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Real Estate 4 Ransom
This Australian documentary, that has won praise from professionals in the field, highlights how real estate distorts the rest of the economy.
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Numbers Crunched: Business cycle, Public debt, Build your own tax policy, Calculate your Citizens' Dividend, etc.
A soon to be classic
A must read. Perhaps the best book on economic history we've read. Check it out.
Some news stories keep resonating for eons, such the Gandhi bio, the penguins' fate, GMO food, 101 Famous Thinkers on Owning Earth, Where Tax Reform Has Worked, Notable Greens on Geonomics, How Much “Rent” (the money we spend on the nature we use) is There?, and Financing Transit Systems Through Value Capture.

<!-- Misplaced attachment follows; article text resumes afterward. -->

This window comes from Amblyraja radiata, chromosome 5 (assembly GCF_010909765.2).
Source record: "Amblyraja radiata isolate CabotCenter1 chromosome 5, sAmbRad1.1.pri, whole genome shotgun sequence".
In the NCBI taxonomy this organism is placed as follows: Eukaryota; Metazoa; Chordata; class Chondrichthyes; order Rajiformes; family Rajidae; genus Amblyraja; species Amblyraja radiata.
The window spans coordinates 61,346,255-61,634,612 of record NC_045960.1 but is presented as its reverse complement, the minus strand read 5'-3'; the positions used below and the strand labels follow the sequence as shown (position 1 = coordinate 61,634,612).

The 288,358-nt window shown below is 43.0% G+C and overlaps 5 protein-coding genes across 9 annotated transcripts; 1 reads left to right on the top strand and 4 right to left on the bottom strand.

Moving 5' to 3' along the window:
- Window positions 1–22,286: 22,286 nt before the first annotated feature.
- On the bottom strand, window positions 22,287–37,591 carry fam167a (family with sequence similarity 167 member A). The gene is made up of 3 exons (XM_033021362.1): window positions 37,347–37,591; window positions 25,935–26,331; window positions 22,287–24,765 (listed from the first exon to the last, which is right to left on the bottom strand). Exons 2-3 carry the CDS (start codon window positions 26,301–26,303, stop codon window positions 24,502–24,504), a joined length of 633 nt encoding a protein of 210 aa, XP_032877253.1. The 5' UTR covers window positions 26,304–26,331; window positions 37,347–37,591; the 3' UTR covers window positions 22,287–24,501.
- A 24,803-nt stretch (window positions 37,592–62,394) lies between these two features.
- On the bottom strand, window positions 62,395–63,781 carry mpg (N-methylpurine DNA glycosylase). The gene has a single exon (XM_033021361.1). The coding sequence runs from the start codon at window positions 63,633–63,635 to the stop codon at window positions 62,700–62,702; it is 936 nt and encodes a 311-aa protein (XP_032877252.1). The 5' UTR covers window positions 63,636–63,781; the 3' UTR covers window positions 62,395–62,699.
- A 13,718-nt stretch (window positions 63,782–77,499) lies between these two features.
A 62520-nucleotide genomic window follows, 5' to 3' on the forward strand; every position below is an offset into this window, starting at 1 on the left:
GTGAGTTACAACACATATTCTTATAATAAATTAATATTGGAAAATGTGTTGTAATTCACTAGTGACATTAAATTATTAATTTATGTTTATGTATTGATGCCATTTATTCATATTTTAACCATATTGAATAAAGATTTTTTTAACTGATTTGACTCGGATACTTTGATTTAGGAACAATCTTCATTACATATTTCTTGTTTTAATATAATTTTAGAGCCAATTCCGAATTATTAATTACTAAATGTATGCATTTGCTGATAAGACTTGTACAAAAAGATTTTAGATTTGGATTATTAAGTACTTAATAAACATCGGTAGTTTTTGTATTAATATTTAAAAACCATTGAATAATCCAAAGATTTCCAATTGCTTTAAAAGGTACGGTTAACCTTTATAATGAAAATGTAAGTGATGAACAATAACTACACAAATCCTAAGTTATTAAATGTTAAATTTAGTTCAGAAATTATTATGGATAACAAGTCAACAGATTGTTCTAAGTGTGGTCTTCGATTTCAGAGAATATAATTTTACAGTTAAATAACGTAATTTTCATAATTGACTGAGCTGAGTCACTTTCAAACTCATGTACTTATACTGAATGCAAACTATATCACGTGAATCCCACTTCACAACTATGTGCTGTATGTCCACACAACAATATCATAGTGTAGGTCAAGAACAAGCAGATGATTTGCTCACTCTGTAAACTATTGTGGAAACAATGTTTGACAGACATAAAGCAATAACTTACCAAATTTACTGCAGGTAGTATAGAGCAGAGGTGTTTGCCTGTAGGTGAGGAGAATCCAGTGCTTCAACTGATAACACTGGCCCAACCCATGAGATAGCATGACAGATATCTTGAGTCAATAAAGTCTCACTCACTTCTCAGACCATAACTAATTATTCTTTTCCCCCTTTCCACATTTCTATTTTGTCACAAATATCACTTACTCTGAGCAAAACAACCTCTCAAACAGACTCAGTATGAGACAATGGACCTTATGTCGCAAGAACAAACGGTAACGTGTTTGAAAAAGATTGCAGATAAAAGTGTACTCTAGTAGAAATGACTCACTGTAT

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Arts & Letters
Geonomics is …
an answer for Jonathan of the Green Party (Nov 7): “What does ‘share our surplus’ mean?” Our surplus is the values that society generates synergistically. It’s the money we spend on the nature we use: on land sites, natural resources, EM spectrum, ecosystem services (assimilating pollutants). It’s also the money we pay to holders of government-granted privileges like corporate charters. We could share it by paying for the nature we use and privileges we hold to the public treasury then getting back a fair share of the recovered revenue. Used to be, owners did owe rent (“own” and “owe” used to be one word). And presently, some lucky residents do get back periodic dividends: Alaska’s oil dividend and Aspen Colorado’s housing assistance. Doing that, instead of subsidizing bads while taxing goods, is the essence of geonomics. Jonathan: “Is local currency what you mean?” Editor: It’s not. Community currency is a good reform, but every good reform pushes up site values. That makes land an even more tempting object of speculation. Now, any good will eventually do bad by widening the income gap – until you share land values.